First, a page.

I finally got around to seeing the Barbie movie, and as everybody is saying, it’s pretty good. So when I heard that Margot Robbie did not receive an Oscar nomination for her performance as Barbie, despite the movie’s Best Picture nomination, my first reaction was that it was a typical case of the Academy’s tendency to ignore women.
After giving it a little more thought, however, I realized that the way the Academy defines “good acting” offered a better explanation.
To be clear, Margot Robbie is great in the movie. Barbie is an inhuman character who is the abstract embodiment of girls struggling to find their role in the world (or something like that), yet Robbie finds a way to make her relatable and charming. Given that she’s in almost every scene in the movie, she did an incredible amount of work.
But it’s just not the kind of role that wins Oscars. Robbie was playing a literal child’s doll. In the movie, she describes herself as “Stereotypical Barbie.” This is a character that doesn’t look, behave, or think like a normal human. The Academy wants characters who feel strong emotions, characters who suffer tragedy and feel pain.
If Robbie wanted an Oscar nomination, Barbie would need a rewrite. The Academy has no room for Barbie-with-thoughts. But there could be a nomination for Barbie-with-cancer. Or Barbie as a single mom. Barbie with a heroin addiction. Unemployed Barbie. Disabled Barbie. Rape Victim Barbie. The Academy loves suffering.
I mean, just take a look at the characters played by this year’s Best Actress nominees (spoilers ahead):
- Annet Benning in Nyad, where her character overcomes a history of child sexual abuse to complete a grueling swim from Cuba to Florida without a shark cage at the age of 64.
- Lily Gladstone, in Killers of the Flower Moon, where she plays an Osage women whose husband tries to murder her entire family in order to gain control of the oil rights under Osage tribal land.
- Sandra Hüller in Anatomy of a Fall, where she plays a German bisexual novelist with a blind son who is accused of murdering her husband.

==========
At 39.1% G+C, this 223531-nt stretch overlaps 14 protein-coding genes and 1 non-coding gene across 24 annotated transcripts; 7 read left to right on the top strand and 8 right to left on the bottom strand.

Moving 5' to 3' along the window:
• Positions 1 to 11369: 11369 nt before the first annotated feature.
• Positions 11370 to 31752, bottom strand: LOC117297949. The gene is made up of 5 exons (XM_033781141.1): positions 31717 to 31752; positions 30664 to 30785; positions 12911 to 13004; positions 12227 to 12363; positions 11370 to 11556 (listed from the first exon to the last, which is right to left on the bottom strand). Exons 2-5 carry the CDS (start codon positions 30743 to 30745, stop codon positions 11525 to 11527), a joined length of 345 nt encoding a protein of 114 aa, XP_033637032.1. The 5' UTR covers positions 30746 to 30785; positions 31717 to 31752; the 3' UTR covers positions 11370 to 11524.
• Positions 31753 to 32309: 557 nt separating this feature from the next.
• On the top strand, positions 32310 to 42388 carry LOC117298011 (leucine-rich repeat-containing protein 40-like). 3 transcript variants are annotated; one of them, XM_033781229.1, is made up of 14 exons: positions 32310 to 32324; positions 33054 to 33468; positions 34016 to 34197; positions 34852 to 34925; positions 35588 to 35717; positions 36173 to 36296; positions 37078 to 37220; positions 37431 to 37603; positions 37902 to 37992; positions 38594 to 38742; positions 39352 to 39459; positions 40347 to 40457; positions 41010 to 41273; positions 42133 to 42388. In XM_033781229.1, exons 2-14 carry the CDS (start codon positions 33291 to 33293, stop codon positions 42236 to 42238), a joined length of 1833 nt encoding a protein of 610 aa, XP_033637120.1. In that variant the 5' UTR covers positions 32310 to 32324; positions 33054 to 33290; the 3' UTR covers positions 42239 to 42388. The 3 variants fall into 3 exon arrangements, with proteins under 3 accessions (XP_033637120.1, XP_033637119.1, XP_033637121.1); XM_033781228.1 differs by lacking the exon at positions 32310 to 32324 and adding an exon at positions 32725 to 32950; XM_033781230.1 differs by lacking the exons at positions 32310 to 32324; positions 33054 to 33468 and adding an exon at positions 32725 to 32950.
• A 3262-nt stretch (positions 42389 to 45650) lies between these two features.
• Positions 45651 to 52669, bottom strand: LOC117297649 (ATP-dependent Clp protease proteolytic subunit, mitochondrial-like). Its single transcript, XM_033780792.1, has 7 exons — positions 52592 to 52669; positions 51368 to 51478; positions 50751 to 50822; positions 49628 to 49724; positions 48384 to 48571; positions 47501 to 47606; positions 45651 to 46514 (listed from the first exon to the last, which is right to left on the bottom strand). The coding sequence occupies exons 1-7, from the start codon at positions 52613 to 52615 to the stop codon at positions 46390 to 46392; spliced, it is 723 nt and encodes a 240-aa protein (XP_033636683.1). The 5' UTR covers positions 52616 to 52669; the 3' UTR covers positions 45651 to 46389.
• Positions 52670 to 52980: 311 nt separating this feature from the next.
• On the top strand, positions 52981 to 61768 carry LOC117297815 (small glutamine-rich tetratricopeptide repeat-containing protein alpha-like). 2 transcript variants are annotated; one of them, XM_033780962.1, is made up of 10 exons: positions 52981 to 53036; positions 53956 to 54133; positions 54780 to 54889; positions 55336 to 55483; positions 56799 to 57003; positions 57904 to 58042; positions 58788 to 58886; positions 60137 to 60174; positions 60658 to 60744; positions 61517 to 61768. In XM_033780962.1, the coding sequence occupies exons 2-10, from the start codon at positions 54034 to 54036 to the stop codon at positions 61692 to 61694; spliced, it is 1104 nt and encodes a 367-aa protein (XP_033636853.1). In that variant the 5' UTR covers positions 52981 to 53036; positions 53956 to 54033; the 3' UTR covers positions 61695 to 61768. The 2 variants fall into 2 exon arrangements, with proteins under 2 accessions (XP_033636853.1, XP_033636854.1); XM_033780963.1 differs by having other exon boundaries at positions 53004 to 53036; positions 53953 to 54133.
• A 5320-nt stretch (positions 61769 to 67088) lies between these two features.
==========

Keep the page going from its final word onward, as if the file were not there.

- Carey Mulligan in Maestro, where her character is married to philandering bisexual substance abusing musician until she dies of breast cancer.
- Emma Stone in Poor Things, where she commits suicide and is resurrected by a mad scientist after which she runs off and ends up in a brothel before returning to an abusive ex-husband.
Margo Robbie’s Barbie can’t lay a hand on that level of misery and torment.
You can see the same principle at work in the Oscar history of the Marvel Cinematic Universe. I think it’s fair to say that the character of Barbie is written at about the same level of realism as many of the superhero and supervillain characters in the MCU, many of whom are played by people just as talented as Margo Robbie. Yet despite their box office success and cultural influence, the thirty-three films of the MCU have given us only a single acting nomination, which went to Angela Bassett in Black Panther: Wakanda Forever. You may remember that she played T’Challa’s mother, Ramonda. In other words, she played a widowed mother who was mourning her dead son.
I think the Academy’s notion of quality acting is at least as good an explanation for Robbie’s Oscar snub as sexism.
Or so I thought…until I found out the Academy gave Ryan Gosling a Best Supporting Actor nomination for his role in Barbie. He played Ken. You know, Barbie’s boyfriend, who has no life of his own. He’s basically the character equivalent of a lukewarm glass of tap water.
Never mind. I got nothing.